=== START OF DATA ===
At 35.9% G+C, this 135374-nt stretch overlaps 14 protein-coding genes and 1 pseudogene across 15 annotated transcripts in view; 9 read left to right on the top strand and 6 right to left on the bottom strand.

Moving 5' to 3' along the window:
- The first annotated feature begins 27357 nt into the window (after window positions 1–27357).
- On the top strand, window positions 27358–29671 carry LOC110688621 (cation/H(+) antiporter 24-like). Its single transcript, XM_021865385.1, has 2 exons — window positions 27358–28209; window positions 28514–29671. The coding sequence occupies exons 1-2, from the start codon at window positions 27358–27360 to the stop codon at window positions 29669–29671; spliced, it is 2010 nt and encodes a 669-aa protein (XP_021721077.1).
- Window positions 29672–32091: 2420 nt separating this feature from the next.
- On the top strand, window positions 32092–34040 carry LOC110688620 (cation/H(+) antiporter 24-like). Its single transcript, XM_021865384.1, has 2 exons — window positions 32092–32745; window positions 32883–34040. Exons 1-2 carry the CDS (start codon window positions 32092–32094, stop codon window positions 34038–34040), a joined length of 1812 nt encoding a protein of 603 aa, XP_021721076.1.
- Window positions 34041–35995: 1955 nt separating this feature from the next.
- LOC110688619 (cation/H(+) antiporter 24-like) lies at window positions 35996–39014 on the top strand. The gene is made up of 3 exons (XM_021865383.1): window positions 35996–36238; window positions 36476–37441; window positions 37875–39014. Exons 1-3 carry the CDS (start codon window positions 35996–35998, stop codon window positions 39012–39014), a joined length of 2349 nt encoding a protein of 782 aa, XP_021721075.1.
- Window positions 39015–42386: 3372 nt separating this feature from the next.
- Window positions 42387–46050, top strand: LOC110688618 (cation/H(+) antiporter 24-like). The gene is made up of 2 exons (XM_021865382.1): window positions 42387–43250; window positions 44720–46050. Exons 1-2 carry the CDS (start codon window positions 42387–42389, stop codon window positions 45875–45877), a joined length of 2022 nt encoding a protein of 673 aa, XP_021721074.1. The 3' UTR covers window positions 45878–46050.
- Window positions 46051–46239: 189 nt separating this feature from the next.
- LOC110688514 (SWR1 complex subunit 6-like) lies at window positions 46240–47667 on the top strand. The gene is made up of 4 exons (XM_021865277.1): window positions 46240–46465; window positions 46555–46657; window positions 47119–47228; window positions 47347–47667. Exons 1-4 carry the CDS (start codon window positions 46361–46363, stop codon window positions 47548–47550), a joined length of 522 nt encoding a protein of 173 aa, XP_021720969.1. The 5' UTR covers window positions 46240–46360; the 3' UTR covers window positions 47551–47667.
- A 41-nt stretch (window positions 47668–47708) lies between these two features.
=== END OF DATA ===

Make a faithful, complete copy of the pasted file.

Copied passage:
At 35.9% G+C, this 135374-nt stretch overlaps 14 protein-coding genes and 1 pseudogene across 15 annotated transcripts in view; 9 read left to right on the top strand and 6 right to left on the bottom strand.

Moving 5' to 3' along the window:
- The first annotated feature begins 27357 nt into the window (after window positions 1–27357).
- On the top strand, window positions 27358–29671 carry LOC110688621 (cation/H(+) antiporter 24-like). Its single transcript, XM_021865385.1, has 2 exons — window positions 27358–28209; window positions 28514–29671. The coding sequence occupies exons 1-2, from the start codon at window positions 27358–27360 to the stop codon at window positions 29669–29671; spliced, it is 2010 nt and encodes a 669-aa protein (XP_021721077.1).
- Window positions 29672–32091: 2420 nt separating this feature from the next.
- On the top strand, window positions 32092–34040 carry LOC110688620 (cation/H(+) antiporter 24-like). Its single transcript, XM_021865384.1, has 2 exons — window positions 32092–32745; window positions 32883–34040. Exons 1-2 carry the CDS (start codon window positions 32092–32094, stop codon window positions 34038–34040), a joined length of 1812 nt encoding a protein of 603 aa, XP_021721076.1.
- Window positions 34041–35995: 1955 nt separating this feature from the next.
- LOC110688619 (cation/H(+) antiporter 24-like) lies at window positions 35996–39014 on the top strand. The gene is made up of 3 exons (XM_021865383.1): window positions 35996–36238; window positions 36476–37441; window positions 37875–39014. Exons 1-3 carry the CDS (start codon window positions 35996–35998, stop codon window positions 39012–39014), a joined length of 2349 nt encoding a protein of 782 aa, XP_021721075.1.
- Window positions 39015–42386: 3372 nt separating this feature from the next.
- Window positions 42387–46050, top strand: LOC110688618 (cation/H(+) antiporter 24-like). The gene is made up of 2 exons (XM_021865382.1): window positions 42387–43250; window positions 44720–46050. Exons 1-2 carry the CDS (start codon window positions 42387–42389, stop codon window positions 45875–45877), a joined length of 2022 nt encoding a protein of 673 aa, XP_021721074.1. The 3' UTR covers window positions 45878–46050.
- Window positions 46051–46239: 189 nt separating this feature from the next.
- LOC110688514 (SWR1 complex subunit 6-like) lies at window positions 46240–47667 on the top strand. The gene is made up of 4 exons (XM_021865277.1): window positions 46240–46465; window positions 46555–46657; window positions 47119–47228; window positions 47347–47667. Exons 1-4 carry the CDS (start codon window positions 46361–46363, stop codon window positions 47548–47550), a joined length of 522 nt encoding a protein of 173 aa, XP_021720969.1. The 5' UTR covers window positions 46240–46360; the 3' UTR covers window positions 47551–47667.
- A 41-nt stretch (window positions 47668–47708) lies between these two features.